Verify the GPG key by using the following command.

gpg --dry-run --quiet --import --import-options import-show /usr/share/keyrings/nginx-archive-keyring.gpg

Example output if successful:

pub   rsa2048 2011-08-19 [SC] [expires: 2024-06-14]
      573BFD6B3D8FBC641079A6ABABF5BD827BD9BF62
uid                      nginx signing key <signing-key@nginx.com>

Next, use the following to add either stable or mainline Nginx repository into your apt package manager list.

Import Nginx Stable Repository:

echo "deb [signed-by=/usr/share/keyrings/nginx-archive-keyring.gpg] \
http://nginx.org/packages/ubuntu `lsb_release -cs` nginx" \
    | sudo tee /etc/apt/sources.list.d/nginx.list

Import Nginx Mainline Repository:

echo "deb [signed-by=/usr/share/keyrings/nginx-archive-keyring.gpg] \
http://nginx.org/packages/mainline/ubuntu `lsb_release -cs` nginx" \
    | sudo tee /etc/apt/sources.list.d/nginx.list

Ideally, you should set APT pinning to prefer Nginx packages over any other default Ubuntu repositories or PPA’s. This can be done by using the following command.

echo -e "Package: *\nPin: origin nginx.org\nPin: release o=nginx\nPin-Priority: 900\n" \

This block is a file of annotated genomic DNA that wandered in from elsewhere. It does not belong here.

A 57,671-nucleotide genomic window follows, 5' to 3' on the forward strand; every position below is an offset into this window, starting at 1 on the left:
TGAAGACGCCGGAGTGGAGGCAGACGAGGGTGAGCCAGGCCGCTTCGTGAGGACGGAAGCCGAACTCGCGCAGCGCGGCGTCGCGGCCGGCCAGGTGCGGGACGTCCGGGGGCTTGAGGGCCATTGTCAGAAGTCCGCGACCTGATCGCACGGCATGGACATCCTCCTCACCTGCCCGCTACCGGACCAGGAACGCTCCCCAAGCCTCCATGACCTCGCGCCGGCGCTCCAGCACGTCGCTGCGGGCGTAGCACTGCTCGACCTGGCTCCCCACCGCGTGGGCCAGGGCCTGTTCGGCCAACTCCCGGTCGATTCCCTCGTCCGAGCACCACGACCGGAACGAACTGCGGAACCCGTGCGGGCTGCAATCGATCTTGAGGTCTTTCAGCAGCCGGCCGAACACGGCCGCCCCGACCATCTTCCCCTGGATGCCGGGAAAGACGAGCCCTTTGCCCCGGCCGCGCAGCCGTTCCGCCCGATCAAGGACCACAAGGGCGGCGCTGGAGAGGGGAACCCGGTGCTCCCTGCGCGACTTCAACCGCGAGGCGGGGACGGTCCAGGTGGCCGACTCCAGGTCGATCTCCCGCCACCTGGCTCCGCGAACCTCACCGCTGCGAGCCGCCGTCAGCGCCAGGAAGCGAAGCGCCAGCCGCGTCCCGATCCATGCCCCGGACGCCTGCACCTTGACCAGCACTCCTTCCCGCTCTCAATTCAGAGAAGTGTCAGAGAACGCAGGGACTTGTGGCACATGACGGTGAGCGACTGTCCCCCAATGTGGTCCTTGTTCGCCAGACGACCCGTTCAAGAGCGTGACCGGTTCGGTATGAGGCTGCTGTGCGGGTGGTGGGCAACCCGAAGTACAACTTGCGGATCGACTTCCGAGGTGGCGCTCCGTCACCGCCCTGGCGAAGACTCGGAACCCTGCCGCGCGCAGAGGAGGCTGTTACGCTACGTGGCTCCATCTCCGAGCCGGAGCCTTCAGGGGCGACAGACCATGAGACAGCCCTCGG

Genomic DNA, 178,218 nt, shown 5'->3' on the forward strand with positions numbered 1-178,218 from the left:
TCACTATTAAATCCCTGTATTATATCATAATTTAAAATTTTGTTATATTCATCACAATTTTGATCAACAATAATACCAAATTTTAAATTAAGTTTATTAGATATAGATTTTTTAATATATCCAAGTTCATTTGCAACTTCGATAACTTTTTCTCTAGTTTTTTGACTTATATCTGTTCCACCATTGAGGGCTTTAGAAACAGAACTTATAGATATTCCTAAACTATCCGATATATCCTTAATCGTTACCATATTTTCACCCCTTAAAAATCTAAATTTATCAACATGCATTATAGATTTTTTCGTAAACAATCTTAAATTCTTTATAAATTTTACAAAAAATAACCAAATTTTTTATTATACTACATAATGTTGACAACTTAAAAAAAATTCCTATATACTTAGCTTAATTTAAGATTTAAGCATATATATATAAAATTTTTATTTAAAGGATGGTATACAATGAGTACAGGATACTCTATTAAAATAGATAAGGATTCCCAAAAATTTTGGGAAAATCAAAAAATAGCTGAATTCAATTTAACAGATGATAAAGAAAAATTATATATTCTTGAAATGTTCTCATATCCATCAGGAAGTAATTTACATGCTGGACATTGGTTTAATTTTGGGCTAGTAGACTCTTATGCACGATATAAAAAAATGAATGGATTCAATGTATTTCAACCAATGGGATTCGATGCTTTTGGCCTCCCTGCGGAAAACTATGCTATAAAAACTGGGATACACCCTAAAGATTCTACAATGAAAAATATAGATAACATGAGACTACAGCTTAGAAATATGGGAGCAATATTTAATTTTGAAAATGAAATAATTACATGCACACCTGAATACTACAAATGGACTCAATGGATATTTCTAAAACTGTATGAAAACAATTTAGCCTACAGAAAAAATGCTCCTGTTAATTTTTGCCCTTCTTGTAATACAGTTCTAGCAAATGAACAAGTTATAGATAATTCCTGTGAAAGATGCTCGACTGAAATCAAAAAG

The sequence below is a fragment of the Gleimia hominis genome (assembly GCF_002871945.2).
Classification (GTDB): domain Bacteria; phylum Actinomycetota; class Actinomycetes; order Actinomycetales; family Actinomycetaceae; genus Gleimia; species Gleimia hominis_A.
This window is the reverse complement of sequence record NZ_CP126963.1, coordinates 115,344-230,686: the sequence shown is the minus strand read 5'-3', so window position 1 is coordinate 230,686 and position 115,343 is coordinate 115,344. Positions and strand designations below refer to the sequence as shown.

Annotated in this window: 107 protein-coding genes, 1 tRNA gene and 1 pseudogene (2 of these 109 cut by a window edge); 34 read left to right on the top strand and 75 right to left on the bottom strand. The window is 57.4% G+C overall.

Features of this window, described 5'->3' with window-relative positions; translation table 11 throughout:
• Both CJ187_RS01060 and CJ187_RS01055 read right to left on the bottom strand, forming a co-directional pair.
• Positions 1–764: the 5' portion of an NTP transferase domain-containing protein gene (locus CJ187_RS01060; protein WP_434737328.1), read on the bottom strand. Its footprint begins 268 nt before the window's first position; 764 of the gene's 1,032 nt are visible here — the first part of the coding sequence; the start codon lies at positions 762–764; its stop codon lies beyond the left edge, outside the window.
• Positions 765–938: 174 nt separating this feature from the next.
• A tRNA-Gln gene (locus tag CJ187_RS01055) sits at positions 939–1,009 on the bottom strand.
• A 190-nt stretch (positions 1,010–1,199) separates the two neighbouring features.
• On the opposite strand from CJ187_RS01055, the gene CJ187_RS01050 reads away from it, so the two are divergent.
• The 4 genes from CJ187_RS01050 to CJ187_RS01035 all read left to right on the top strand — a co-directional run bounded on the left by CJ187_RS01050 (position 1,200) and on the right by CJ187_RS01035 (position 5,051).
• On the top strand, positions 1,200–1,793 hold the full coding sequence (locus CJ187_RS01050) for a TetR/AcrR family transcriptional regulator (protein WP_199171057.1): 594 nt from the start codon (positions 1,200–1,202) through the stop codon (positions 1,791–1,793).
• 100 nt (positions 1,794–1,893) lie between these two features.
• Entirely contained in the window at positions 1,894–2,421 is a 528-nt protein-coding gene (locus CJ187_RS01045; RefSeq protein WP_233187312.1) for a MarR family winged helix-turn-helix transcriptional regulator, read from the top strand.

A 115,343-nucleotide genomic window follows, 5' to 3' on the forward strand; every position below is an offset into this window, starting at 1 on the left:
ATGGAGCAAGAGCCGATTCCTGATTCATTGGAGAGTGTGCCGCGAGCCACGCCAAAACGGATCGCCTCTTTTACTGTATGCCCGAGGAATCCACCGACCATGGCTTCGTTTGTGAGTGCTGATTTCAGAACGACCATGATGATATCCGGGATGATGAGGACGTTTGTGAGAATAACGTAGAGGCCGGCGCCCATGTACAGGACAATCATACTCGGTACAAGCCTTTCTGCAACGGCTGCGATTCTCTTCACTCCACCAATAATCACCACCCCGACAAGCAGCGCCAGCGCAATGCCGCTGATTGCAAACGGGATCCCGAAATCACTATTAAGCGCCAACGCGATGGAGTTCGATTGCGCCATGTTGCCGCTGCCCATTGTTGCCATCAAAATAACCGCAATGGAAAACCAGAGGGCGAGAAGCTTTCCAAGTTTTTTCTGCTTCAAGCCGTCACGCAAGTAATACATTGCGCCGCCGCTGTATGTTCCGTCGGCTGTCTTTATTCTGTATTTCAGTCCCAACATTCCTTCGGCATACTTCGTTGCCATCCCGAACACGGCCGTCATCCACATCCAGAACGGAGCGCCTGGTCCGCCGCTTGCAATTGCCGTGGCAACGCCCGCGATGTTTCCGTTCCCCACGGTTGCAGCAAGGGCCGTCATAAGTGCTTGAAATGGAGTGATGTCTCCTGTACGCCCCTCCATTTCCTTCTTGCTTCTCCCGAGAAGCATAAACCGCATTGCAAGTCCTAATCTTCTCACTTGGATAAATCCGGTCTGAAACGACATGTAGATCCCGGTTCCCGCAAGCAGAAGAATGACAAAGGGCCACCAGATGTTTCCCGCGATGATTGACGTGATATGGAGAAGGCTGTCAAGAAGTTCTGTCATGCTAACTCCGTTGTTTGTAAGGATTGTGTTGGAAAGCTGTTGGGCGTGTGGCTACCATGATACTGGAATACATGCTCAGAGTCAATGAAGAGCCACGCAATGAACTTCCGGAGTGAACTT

| sudo tee /etc/apt/preferences.d/99nginx

Once done, update the apt repositories to reflect the new additions.

sudo apt update

Now proceed to install Nginx.

sudo apt install nginx

At this point, you have installed the latest version of Nginx from its official repository.

Option 2 – Ondřej Surý PPA Nginx Installation

An alternative method for users who prefer a more straightforward approach is installing Nginx mainline by Ondřej Surý, who many would know as the leading PHP developer and maintainer for Debian repositories. This PPA is safe and is usually maintained within hours to a few days after each update goes out by Nginx.

The PPA supports both stable and mainline however they are separate PPAs.

Import the Stable PPA:

sudo add-apt-repository ppa:ondrej/nginx -y

Import the Mainline PPA:

sudo add-apt-repository ppa:ondrej/nginx-mainline -y

Only import one repository, do not import both.

Next, update the APT cache.

sudo apt update